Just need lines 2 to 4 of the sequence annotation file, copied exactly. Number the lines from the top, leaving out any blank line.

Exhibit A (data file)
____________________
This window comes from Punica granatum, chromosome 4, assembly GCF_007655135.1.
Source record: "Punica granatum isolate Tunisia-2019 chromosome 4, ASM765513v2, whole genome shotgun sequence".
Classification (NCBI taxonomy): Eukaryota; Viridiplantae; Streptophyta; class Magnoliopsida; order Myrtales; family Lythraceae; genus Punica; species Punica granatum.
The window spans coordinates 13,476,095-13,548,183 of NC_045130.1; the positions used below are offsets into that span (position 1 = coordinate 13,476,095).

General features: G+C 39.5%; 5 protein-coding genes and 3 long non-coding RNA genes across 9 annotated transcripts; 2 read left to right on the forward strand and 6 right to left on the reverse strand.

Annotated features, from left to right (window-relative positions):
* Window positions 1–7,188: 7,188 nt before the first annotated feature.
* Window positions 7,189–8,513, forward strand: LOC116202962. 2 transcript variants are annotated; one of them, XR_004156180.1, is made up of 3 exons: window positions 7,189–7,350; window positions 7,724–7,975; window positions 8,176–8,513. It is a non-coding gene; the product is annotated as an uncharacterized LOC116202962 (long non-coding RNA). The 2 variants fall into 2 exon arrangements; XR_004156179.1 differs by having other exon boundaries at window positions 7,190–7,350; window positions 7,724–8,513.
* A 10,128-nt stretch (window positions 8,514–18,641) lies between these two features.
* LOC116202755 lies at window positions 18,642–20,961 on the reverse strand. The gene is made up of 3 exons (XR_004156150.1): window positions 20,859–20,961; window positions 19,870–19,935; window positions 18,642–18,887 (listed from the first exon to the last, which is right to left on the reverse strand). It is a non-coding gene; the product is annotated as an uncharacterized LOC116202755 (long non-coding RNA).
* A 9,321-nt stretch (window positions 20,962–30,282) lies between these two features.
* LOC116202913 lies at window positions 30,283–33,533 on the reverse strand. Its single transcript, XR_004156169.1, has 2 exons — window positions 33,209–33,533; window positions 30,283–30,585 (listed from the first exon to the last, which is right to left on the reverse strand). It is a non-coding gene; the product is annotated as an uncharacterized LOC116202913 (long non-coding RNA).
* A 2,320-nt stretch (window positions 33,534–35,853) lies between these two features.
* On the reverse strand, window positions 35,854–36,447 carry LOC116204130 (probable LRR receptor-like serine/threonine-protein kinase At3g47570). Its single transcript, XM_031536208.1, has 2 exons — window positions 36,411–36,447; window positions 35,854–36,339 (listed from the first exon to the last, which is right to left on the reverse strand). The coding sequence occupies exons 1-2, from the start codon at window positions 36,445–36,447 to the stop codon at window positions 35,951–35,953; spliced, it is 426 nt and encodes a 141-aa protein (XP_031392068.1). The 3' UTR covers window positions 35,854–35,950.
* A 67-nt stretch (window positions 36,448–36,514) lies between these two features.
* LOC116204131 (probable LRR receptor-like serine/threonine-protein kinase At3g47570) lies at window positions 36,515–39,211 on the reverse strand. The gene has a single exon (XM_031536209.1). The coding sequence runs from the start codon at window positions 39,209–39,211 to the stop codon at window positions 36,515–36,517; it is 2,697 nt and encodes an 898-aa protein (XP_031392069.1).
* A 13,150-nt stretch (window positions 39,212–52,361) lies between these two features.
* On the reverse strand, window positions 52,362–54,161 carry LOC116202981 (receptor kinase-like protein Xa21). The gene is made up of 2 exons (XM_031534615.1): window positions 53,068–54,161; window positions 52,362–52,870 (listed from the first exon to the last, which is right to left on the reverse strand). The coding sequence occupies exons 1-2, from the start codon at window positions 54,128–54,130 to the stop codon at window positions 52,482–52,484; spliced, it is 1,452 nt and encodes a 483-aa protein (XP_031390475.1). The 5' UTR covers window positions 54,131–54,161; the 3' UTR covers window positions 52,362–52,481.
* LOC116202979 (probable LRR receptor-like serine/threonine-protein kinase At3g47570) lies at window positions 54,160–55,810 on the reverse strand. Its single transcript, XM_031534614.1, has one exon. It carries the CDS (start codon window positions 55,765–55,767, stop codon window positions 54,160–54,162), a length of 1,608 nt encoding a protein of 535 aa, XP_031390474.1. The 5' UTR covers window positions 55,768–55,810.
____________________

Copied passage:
Source record: "Punica granatum isolate Tunisia-2019 chromosome 4, ASM765513v2, whole genome shotgun sequence".
Classification (NCBI taxonomy): Eukaryota; Viridiplantae; Streptophyta; class Magnoliopsida; order Myrtales; family Lythraceae; genus Punica; species Punica granatum.
The window spans coordinates 13,476,095-13,548,183 of NC_045130.1; the positions used below are offsets into that span (position 1 = coordinate 13,476,095).